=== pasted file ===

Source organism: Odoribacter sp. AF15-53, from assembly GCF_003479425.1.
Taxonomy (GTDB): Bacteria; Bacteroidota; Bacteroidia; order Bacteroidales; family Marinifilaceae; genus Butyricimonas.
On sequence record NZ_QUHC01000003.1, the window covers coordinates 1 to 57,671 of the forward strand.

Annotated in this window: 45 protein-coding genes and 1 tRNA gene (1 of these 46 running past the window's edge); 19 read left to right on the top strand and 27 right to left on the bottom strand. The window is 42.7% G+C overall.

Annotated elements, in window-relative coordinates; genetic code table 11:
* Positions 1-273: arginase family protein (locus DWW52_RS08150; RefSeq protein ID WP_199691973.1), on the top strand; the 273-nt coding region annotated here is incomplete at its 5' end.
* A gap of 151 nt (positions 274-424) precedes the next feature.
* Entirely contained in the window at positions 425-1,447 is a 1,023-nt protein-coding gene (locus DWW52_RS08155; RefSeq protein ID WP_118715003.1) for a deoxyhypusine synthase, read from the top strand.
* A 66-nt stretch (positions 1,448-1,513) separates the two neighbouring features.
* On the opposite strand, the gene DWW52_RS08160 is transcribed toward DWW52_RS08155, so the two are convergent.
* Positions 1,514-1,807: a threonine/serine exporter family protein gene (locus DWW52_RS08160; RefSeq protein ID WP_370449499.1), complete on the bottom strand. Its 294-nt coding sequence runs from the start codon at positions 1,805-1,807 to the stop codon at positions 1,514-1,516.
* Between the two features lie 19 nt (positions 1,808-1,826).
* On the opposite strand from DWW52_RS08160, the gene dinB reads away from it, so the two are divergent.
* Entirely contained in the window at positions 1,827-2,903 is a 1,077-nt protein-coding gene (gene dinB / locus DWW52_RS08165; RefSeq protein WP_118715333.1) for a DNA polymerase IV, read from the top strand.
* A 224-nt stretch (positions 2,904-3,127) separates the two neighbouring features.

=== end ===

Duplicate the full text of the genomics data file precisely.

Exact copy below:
Source organism: Odoribacter sp. AF15-53, from assembly GCF_003479425.1.
Taxonomy (GTDB): Bacteria; Bacteroidota; Bacteroidia; order Bacteroidales; family Marinifilaceae; genus Butyricimonas.
On sequence record NZ_QUHC01000003.1, the window covers coordinates 1 to 57,671 of the forward strand.

Annotated in this window: 45 protein-coding genes and 1 tRNA gene (1 of these 46 running past the window's edge); 19 read left to right on the top strand and 27 right to left on the bottom strand. The window is 42.7% G+C overall.

Annotated elements, in window-relative coordinates; genetic code table 11:
* Positions 1-273: arginase family protein (locus DWW52_RS08150; RefSeq protein ID WP_199691973.1), on the top strand; the 273-nt coding region annotated here is incomplete at its 5' end.
* A gap of 151 nt (positions 274-424) precedes the next feature.
* Entirely contained in the window at positions 425-1,447 is a 1,023-nt protein-coding gene (locus DWW52_RS08155; RefSeq protein ID WP_118715003.1) for a deoxyhypusine synthase, read from the top strand.
* A 66-nt stretch (positions 1,448-1,513) separates the two neighbouring features.
* On the opposite strand, the gene DWW52_RS08160 is transcribed toward DWW52_RS08155, so the two are convergent.
* Positions 1,514-1,807: a threonine/serine exporter family protein gene (locus DWW52_RS08160; RefSeq protein ID WP_370449499.1), complete on the bottom strand. Its 294-nt coding sequence runs from the start codon at positions 1,805-1,807 to the stop codon at positions 1,514-1,516.
* Between the two features lie 19 nt (positions 1,808-1,826).
* On the opposite strand from DWW52_RS08160, the gene dinB reads away from it, so the two are divergent.
* Entirely contained in the window at positions 1,827-2,903 is a 1,077-nt protein-coding gene (gene dinB / locus DWW52_RS08165; RefSeq protein WP_118715333.1) for a DNA polymerase IV, read from the top strand.
* A 224-nt stretch (positions 2,904-3,127) separates the two neighbouring features.